Invictus Reggae Classic is great first step

Jaden Francis runs away with the Girls 17&under 200m.

The inaugural Invictus Reggae Classic Track and Field Meet had a different flair about it. Though it was not sanctioned by the Cayman Islands Athletics Association, it had a professional vibe about it.

Scores of athletes turned out for the two-day affair from 9-10 July at Truman Bodden Sports Complex, including Special Olympics Cayman Islands and representatives from Immigration and the Fire Service.

“It had a flow to it and the people enjoyed themselves,” said Delroy Murray, the president of Invictus Sports Academy and the main man behind the meet.

He said the decision to have Special Olympics athletes go under the starter’s gun at the same meet as other athletes is part of the inclusive nature of his track club.

“The involvement of Special Olympics was very well accepted and well received. We certainly enjoyed our partnership with that body,” he told, adding that he may look to expand that relationship next year.

Murray also said having the Fire Service and Immigration added “a tremendous dimension” to the meet.

“It is good to see people who come to compete for the fun, more so than anything else. They’re glad they won but more importantly, is that they enjoyed themselves.”

Sports though is about competition, and the meet allowed young stars like Rianna Rankin of Mustang Track Club and Falcon Athletics’ Bradley Erskine Jr to give their best.

More seasoned junior athletes like Daneliz Thomas and Aijah Lewis, who will compete at the NatWest Island Games in Gotland, Sweden later this month, also got a chance to fine-tune their preparations in a competitive setting. Thomas comfortably won the javelin, while Lewis had the furthest leap the long jump.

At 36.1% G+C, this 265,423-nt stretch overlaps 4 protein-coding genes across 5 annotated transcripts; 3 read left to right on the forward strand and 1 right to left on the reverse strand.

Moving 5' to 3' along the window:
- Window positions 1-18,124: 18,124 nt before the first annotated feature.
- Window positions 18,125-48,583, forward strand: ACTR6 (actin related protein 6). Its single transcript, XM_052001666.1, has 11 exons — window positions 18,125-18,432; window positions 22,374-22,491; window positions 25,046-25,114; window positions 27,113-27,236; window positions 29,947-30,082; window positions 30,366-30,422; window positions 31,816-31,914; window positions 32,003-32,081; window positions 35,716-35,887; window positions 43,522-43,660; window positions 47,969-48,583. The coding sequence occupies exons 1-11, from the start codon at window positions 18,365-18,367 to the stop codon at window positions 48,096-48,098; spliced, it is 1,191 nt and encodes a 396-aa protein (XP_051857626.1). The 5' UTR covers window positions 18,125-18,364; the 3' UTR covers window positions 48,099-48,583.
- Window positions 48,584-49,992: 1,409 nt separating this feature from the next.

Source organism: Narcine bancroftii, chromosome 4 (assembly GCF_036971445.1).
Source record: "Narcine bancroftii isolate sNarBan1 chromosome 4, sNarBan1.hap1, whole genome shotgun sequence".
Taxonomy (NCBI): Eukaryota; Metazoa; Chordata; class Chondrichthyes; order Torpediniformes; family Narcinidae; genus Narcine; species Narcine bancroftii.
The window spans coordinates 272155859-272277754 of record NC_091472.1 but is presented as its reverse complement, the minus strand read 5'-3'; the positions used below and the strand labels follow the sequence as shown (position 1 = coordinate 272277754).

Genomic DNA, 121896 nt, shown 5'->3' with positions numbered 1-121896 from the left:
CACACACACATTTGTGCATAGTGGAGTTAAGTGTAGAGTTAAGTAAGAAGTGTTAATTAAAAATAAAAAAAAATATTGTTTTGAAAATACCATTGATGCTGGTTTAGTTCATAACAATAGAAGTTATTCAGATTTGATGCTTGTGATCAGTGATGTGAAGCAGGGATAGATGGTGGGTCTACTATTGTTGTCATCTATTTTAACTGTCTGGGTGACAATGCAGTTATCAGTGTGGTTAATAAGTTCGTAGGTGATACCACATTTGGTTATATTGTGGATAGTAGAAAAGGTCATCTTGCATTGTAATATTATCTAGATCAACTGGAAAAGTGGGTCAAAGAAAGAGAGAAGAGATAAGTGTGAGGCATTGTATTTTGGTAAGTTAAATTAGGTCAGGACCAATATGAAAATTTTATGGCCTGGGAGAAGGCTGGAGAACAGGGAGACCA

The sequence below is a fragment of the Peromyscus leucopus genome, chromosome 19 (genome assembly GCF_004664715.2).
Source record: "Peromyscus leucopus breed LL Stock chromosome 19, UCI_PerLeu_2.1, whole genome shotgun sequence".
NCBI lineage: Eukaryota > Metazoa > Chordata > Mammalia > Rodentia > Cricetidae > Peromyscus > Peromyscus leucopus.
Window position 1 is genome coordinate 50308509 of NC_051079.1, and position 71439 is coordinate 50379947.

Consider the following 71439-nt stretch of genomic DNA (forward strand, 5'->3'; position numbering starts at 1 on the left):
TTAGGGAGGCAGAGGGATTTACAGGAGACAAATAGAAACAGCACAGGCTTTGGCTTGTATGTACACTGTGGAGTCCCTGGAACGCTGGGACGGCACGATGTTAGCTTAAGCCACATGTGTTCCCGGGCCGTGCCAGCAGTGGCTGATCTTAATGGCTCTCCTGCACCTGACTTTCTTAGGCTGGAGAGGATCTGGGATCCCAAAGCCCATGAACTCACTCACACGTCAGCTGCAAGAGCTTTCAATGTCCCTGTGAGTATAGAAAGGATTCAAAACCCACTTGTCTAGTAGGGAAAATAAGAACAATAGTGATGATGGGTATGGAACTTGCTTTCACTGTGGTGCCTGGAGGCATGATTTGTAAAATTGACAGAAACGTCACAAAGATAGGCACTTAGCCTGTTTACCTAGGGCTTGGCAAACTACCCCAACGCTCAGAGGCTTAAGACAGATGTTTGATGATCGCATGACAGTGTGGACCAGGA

The main event featured top middle-distance runner Dominic Dyer lining up to face competition from two challengers from Kingston College in Jamaica in the form of Rogers Aryamanya and Shane Buchanan for the 1,500m and 3,000m.

“We had to bring somebody down to run against Dominic. Otherwise, he would have just run away with it,” Murray said.

On the first evening, Dyer was pushed but the 345 Athletic Club runner won the 1,500m comfortably in 4:05.98, with the KC pair trailing him to the line. The feat was repeated the next day in the longer event. This time, Dyer kicked with a lap to go to open up a 10-second lead that he never surrendered to win in 9:02.76.

“It was a tough challenge. It was great that Invictus invited two boys from Kingston College… it was nice to have people to run with – not the usual ‘me against the clock’. I could try out some tactics, which is good for competitions like Island Games coming up,” said Dyer.

Other big winners of the meet included:

Girls 9 & under: Krystal Campbell (Mustang Track Club) – 100m, 200m

Boys 9 & under: Tarique Beckford (Sir John A Cumber Primary School) – 100m, 200m

Girls 11 & under: Mikayla Brown (Sir John A Cumber Primary School) – long jump, 200m

Boys 11 & under: Kristoff Clarke (Falcon Athletics) – 100m, 200m,

Girls 13 & under: Rianna Rankin (Mustang Track Club) – long jump

Girls 13 & under: Aaliyannah Anderson (Mustang Track Club) – 200m

Boys 13 & under: Bradley Erskine Jr (Falcon Athletics) – long jump, 100m, and 200m

Boys 15 & under: Diondre Wright (Mustang Track Club) – 100m, 200m

See full results: isa_track_and_field_meet_2017.

In the end, Murray was eager to find areas to tweak and make better for a second go around. Though he was exhausted from being chief organiser and taking on the task of keeping the meet alive as stadium announcer, the Invictus president was all smiles as he looked to the future. “We have a start, we’ll improve on it and we’re looking forward to next year,” he said.

Issues that affected the start of the meet will be covered in a separate article.

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